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Newton’s Pidcock: 'stingy' South Korea is cheating on dividends
by Emma Dunkley on Apr 26, 2012 at 07:01
Jason Pidcock, manager of the £1.8 billion Newton Asian Income fund , is looking to companies in Australia and East Asia for robust dividends because firms in South Korea are 'stingy' when it comes to redistributing capital.
The fund, which has significantly outstripped its benchmark and delivered 103.7% over three years versus 59.3% by its comparator index, invests in companies in the Asia ex-Japan region which offer solid dividends and the potential for rising shareholder payouts and growth in valuation.
Pidcock (pictured) said that companies in Asia now account for a greater portion of companies listed globally that offer the highest yields.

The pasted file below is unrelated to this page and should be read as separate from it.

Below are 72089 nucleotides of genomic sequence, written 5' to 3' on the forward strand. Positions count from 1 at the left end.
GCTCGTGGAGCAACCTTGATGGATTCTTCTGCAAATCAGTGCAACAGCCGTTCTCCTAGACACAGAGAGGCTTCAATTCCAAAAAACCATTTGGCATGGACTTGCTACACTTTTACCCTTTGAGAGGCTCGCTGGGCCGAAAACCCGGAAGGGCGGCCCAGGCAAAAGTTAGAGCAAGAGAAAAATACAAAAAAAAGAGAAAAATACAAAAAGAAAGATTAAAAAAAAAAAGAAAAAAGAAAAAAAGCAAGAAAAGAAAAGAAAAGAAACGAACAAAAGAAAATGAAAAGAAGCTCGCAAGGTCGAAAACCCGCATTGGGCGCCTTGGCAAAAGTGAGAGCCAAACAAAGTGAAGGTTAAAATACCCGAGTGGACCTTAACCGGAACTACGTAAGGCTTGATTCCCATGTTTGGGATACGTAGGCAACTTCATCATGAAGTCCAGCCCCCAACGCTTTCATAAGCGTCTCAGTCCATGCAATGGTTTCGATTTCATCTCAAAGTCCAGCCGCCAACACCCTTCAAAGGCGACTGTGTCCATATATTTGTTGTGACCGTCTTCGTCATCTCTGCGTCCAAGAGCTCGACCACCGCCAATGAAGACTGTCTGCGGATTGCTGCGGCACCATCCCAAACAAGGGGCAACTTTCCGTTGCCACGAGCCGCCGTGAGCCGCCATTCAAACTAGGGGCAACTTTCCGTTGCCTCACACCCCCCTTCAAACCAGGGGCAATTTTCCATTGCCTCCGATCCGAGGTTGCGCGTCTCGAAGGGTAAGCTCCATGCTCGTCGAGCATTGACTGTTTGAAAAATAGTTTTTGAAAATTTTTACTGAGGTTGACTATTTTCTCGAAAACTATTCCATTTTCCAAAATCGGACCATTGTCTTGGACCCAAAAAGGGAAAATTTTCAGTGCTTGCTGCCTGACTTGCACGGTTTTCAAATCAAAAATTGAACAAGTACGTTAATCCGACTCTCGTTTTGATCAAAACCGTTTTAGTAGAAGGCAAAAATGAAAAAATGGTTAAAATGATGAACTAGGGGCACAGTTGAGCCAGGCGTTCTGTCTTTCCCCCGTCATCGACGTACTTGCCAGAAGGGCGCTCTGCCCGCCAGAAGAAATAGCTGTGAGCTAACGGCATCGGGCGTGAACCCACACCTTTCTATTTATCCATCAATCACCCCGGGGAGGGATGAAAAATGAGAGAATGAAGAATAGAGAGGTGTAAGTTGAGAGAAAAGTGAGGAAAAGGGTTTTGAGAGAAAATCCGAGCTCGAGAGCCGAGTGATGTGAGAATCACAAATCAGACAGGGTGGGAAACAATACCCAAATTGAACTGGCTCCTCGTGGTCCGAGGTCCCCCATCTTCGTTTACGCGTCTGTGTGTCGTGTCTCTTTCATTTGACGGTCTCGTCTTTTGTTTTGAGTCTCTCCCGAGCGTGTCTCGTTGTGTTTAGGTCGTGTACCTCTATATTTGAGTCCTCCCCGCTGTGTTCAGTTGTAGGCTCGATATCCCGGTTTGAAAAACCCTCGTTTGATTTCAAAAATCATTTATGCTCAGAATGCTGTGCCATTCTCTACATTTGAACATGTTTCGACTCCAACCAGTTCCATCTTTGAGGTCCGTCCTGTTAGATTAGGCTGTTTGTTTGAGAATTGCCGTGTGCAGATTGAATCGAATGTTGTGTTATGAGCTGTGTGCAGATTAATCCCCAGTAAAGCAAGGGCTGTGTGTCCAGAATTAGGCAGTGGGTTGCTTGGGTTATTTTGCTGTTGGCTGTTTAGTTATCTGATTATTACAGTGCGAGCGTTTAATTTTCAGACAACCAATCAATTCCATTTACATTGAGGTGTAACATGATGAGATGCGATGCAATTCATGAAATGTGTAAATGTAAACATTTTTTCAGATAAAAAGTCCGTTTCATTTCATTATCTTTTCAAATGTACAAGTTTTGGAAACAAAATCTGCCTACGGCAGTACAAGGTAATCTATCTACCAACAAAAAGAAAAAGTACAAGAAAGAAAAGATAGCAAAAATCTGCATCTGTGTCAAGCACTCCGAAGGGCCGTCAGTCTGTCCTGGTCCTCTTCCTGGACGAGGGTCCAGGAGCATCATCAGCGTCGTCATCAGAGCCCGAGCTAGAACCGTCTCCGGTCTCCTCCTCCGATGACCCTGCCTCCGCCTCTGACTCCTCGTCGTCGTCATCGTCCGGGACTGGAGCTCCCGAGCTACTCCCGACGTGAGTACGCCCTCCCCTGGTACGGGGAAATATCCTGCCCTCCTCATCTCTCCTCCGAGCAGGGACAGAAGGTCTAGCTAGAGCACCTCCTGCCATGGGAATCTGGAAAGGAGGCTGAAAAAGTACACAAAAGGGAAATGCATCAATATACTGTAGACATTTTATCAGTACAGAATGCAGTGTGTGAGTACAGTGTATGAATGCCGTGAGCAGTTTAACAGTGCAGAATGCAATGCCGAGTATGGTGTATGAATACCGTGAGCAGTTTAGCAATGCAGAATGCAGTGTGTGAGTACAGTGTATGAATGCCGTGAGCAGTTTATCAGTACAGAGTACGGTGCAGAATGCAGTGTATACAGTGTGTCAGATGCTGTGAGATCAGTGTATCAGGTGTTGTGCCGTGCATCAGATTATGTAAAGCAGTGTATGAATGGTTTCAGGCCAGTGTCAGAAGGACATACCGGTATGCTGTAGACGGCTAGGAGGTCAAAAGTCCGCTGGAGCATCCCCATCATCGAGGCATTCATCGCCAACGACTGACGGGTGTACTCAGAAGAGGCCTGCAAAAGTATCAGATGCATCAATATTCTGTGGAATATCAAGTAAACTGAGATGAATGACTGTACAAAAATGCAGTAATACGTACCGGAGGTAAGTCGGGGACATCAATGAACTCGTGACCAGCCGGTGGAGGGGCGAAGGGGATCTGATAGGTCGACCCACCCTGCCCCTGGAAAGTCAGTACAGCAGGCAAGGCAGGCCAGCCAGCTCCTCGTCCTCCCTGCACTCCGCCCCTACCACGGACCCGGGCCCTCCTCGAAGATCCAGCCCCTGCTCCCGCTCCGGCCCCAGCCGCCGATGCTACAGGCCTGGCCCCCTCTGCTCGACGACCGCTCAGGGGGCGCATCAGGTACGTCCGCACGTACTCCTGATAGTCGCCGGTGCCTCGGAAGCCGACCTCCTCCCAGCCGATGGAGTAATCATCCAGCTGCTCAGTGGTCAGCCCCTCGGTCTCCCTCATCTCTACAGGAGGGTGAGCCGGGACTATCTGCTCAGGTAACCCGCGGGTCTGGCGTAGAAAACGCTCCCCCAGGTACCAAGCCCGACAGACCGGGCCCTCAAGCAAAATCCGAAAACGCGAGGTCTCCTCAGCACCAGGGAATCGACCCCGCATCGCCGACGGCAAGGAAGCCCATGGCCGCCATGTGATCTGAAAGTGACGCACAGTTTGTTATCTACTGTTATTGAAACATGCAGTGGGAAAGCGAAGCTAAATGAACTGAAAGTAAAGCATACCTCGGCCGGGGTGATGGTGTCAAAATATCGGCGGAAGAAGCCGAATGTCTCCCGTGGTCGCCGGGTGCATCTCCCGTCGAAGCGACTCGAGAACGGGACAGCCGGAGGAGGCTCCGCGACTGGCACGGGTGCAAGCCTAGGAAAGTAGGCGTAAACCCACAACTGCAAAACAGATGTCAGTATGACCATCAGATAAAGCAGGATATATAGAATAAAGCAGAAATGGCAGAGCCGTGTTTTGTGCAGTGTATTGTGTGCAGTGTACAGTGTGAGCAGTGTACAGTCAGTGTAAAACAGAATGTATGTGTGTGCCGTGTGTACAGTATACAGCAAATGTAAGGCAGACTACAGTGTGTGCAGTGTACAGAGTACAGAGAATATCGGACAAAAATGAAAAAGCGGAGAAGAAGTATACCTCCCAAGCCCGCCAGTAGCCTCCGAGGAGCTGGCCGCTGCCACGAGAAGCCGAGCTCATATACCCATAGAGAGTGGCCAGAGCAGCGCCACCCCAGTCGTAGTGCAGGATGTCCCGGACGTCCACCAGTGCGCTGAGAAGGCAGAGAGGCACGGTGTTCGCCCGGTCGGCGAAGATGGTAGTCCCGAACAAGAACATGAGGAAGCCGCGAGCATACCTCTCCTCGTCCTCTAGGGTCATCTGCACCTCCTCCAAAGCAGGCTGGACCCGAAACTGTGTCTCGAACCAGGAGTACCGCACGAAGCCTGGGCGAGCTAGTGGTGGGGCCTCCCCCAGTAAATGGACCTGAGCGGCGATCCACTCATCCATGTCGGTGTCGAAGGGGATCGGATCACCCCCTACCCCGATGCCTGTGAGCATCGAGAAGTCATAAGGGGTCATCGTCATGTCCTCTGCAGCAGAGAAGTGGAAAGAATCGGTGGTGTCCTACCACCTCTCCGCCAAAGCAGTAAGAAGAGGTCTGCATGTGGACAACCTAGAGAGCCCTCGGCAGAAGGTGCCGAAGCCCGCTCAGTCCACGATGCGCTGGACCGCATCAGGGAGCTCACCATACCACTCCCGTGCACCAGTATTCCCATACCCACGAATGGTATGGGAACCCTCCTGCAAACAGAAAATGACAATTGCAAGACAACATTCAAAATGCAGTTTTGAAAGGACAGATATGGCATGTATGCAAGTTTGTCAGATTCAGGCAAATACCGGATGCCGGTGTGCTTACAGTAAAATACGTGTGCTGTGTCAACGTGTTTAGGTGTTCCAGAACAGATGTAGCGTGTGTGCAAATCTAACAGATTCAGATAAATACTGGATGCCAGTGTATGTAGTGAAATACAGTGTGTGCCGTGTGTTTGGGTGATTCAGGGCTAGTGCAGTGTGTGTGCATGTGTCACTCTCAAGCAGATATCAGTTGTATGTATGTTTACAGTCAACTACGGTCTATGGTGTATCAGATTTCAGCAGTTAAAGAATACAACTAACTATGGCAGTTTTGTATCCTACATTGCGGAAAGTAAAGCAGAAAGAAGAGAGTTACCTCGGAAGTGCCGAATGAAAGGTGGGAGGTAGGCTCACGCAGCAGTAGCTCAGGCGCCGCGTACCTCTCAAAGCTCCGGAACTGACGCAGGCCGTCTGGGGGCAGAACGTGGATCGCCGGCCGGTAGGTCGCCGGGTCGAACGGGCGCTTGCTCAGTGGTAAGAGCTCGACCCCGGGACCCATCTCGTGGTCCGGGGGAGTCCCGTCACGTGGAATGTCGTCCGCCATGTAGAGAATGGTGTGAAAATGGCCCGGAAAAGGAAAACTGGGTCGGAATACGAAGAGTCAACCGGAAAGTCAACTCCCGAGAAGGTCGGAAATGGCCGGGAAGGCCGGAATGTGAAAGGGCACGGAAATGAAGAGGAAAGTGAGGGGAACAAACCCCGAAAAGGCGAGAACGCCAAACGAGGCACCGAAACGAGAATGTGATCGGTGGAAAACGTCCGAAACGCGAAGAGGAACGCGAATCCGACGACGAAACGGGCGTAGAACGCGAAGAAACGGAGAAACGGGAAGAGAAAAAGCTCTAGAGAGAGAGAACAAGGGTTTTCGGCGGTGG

He said in 1995, of the companies listed worldwide and yielded more than 3%, 16.3% of these were in the Pacific ex-Japan region while the UK accounted for 20%.
The tables have now turned, the manager pointed out, with companies in Pacific ex-Japan last year accounting for 28.6%, while the UK only represents 7.3%.
Pidcock said that some of the best companies in terms of regional exposure are in Singapore, South East Asia and North East Asia, all of which he is overweight, while he has an underweight to South Korea.
‘In North East Asia, we like Taiwan. Companies here have a very healthy attitude to dividends,’ he explained.
‘We have a big black mark against South Korea – they’re stingy on dividends and don’t understand their commitments to shareholders.'
If South Korea had a normal dividend pay-out ratio, of around 40% which is the Pacific ex-Japan norm, then its companies would not have such high headline growth, Pidcock argued.
‘It is because they have been cheating with their dividends. If they had a normal dividend policy they couldn’t invest enough to grow their profits as they are. if they have high dividends, they can’t invest in as much,’ he said.
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